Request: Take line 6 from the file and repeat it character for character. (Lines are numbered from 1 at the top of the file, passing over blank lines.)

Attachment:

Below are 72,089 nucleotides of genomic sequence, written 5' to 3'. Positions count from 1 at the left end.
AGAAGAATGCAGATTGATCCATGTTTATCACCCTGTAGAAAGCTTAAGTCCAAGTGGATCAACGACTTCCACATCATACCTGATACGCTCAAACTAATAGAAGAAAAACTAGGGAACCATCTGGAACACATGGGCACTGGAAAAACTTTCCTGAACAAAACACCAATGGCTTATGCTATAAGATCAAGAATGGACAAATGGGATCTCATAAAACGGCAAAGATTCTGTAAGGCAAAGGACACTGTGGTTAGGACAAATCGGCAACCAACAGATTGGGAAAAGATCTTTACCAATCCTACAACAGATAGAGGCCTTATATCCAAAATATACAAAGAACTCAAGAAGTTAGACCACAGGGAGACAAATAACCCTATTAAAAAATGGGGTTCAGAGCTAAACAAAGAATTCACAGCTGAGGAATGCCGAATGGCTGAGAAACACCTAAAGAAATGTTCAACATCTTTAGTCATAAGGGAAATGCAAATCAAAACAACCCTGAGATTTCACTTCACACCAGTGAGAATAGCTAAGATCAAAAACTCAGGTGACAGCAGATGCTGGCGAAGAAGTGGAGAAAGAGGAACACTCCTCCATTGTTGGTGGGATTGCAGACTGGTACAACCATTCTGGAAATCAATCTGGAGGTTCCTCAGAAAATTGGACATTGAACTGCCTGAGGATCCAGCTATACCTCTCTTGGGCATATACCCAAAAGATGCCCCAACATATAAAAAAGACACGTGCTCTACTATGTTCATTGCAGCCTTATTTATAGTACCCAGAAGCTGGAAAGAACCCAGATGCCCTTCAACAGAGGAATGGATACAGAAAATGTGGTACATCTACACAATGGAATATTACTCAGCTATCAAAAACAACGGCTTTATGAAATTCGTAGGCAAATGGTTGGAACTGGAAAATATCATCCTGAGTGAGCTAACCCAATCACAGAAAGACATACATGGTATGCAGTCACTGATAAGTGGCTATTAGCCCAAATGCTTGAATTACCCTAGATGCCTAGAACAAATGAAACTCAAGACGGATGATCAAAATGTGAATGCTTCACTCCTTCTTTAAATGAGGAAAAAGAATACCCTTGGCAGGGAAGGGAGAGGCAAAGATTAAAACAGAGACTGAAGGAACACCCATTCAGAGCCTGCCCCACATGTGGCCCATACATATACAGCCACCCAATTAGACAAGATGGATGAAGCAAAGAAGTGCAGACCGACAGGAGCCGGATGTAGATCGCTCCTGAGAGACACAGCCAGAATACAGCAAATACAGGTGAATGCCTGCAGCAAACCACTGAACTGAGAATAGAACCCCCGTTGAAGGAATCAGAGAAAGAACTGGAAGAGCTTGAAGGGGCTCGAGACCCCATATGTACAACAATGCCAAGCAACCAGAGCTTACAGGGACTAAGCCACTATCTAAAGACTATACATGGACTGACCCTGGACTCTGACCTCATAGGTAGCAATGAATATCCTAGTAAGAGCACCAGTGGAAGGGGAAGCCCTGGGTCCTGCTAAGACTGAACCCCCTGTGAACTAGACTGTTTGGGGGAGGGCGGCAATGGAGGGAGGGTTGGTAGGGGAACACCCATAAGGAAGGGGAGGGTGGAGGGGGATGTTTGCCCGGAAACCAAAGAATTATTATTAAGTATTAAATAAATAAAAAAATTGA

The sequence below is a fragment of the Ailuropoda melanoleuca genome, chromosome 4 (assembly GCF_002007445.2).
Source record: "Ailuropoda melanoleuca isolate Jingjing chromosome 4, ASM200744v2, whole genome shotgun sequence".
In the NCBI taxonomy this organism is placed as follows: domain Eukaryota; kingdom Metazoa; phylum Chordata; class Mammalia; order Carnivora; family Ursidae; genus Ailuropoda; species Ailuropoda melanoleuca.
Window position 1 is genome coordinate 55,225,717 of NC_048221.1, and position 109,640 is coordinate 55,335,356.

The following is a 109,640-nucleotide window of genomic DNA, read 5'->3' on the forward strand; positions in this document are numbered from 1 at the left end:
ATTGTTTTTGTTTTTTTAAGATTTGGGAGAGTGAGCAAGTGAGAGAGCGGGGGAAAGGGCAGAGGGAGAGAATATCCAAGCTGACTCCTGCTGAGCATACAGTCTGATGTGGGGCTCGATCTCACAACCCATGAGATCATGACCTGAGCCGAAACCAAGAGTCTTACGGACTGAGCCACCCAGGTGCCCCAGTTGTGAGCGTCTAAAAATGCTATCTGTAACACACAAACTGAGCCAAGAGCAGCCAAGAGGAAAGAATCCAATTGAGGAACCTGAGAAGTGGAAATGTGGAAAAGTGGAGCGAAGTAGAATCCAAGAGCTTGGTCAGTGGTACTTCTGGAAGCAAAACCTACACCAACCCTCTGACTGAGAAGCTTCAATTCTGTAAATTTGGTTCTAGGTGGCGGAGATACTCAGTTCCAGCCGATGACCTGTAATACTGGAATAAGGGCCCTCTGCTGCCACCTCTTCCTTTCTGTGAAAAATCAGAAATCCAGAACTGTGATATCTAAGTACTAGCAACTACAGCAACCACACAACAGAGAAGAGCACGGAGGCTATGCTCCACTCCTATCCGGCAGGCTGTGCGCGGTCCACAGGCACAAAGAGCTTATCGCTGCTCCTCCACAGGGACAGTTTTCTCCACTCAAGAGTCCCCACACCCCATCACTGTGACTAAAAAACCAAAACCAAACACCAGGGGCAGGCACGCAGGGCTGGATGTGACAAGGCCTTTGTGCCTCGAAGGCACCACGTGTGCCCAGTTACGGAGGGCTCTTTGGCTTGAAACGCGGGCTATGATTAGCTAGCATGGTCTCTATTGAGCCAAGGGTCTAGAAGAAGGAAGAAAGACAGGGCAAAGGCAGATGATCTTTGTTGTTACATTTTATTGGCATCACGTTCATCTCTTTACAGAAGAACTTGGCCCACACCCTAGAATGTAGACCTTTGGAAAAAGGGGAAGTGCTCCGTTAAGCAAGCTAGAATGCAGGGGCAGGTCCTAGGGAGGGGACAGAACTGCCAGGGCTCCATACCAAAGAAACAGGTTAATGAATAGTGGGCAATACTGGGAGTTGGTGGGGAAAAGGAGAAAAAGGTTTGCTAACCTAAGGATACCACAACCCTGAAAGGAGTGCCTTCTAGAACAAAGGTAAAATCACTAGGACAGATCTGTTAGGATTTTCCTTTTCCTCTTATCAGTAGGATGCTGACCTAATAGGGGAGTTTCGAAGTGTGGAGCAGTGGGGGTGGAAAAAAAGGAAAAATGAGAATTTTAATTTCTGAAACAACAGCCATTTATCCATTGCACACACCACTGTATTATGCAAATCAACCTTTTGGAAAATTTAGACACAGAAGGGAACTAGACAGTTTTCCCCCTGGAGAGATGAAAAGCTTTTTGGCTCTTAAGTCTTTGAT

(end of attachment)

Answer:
Window position 1 is genome coordinate 55,225,717 of NC_048221.1, and position 109,640 is coordinate 55,335,356.